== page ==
Journal Information
Vol. 91. Issue 4.
Pages 264-267 (01 October 2019)
Vol. 91. Issue 4.
Pages 264-267 (01 October 2019)
Scientific Letter
Open Access
Airway management in the neonate with Moebius syndrome
Manejo de la vía aérea en el neonato con síndrome de Moebius
Giselle Cuestasa,
Corresponding author

Corresponding author.
, Víctor Quirogab, Adrián Zanettab, Eliana Giménezb
a Sección de Endoscopia Respiratoria, División de Otorrinolaringología, Hospital General de Niños «Dr. Pedro de Elizalde», Buenos Aires, Argentina
b Servicio de Otorrinolaringología, Hospital Interzonal Especializado Materno Infantil «Don Victorio Tetamanti», Mar del Plata, Buenos Aires, Argentina
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Table 1. Clinical manifestations, craniofacial anomalies, findings of endoscopic examination and video fluoroscopy swallow study, and treatment of patients with MS.
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Dear Editor:

Moebius syndrome (MS) is characterised by non-progressing congenital facial palsy and impaired ocular abduction due to involvement of the VII (facial) and VI (abducens) cranial nerves, respectively. Its prevalence is estimated at 1 in 125000 live births, with no difference between the sexes.1 The aetiology of MS is unknown; the disorder has been associated with genetic and environmental factors, such as foetal ischaemia and the use of drugs such as misoprostol during early pregnancy.2 Although it is widely known as MS, from the perspective of dysmorphology it would be more correctly termed as a sequence, as an initial change during embryonal development would result in a cascade of secondary events.

Moebius syndrome can be diagnosed early in the neonatal period. Its characteristic features are deficient sucking due to incomplete closure of the lips, the absence of a facial expression, incomplete closure of the eyelids during sleep, drooling and esotropia.1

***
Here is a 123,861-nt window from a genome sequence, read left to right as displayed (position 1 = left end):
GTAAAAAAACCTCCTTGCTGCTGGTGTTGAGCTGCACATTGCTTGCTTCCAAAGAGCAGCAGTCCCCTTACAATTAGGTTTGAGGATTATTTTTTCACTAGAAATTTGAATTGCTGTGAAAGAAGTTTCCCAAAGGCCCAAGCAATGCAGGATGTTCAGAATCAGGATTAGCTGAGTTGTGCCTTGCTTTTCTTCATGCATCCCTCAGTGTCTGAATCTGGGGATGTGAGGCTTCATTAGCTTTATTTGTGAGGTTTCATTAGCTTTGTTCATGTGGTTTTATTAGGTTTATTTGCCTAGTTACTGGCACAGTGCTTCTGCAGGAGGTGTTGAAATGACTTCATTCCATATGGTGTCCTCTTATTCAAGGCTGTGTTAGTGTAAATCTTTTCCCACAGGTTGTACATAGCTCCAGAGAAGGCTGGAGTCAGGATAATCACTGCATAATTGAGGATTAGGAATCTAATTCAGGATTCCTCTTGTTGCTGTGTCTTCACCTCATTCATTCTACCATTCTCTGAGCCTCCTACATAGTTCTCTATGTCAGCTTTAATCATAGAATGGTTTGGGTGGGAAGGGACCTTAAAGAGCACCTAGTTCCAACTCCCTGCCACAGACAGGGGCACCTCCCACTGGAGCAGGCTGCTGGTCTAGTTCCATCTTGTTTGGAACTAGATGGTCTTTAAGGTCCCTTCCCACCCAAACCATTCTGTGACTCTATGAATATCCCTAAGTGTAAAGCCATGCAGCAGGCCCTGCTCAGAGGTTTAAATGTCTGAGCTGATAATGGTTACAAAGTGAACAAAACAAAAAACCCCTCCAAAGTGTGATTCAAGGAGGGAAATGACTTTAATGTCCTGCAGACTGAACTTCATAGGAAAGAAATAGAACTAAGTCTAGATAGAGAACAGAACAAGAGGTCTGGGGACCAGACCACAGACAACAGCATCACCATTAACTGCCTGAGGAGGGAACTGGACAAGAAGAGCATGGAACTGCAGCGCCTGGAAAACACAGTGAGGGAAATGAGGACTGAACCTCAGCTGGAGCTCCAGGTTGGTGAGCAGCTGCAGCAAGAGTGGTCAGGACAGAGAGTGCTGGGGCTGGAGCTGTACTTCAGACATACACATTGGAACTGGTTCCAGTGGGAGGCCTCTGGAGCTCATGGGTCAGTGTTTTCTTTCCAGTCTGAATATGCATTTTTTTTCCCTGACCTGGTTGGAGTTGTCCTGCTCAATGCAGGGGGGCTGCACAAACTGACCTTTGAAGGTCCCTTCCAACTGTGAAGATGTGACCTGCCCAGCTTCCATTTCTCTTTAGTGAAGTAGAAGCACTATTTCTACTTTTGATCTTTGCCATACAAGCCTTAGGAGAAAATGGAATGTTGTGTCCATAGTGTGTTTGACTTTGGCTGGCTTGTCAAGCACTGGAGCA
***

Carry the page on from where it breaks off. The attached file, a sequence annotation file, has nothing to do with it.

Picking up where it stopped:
Abnormalities in swallowing and breathing are frequent in newborns with this disease. Approximately 90% of these patients had craniofacial anomalies that predispose the newborn to airway obstruction.3

We made a retrospective review of the cases of 7 newborns (5 male) with MS managed at the department of otorhinolaryngology in the 2006–2018 period, analysing the clinical manifestations, the findings of endoscopy and the video fluoroscopic swallow study and the treatment received (Table 1).

Table 1.

Clinical manifestations, craniofacial anomalies, findings of endoscopic examination and video fluoroscopy swallow study, and treatment of patients with MS.

  P1  P2  P3  P4  P5  P6  P7 
Respiratory symptoms associated withdysphagiaa
Inspiratory stridor  Yes  Yes  Yes  Yes  Yes  No  Yes 
Sleep apnoea  Yes  Yes  Yes  No  No  No  No 
Respiratory distress  Severe  Severe  Severe  Mild  No  Mild  No 
Impaired sucking  Yes  Yes  Yes  Yes  Yes  Yes  Yes 
Choking and coughing on oral feeding  Yes  Yes  Yes  Yes  No  No  Yes 
Drooling  Yes  Yes  Yes  Yes  Yes  Yes  Yes 
Craniofacial abnormalities
Micrognathia  Yes  Yes  Yes  Yes  Yes  Yes  No 
Retrognathia  Yes  Yes  Yes  No  No  No  No 
Palate anomaly  Cleft palate  High-arched palate  Cleft palate  Submucous cleft palate  High-arched palate  Cleft palate  No 
Glossoptosis  Severe  Severe  Severe  Moderate  Mild  Mild  No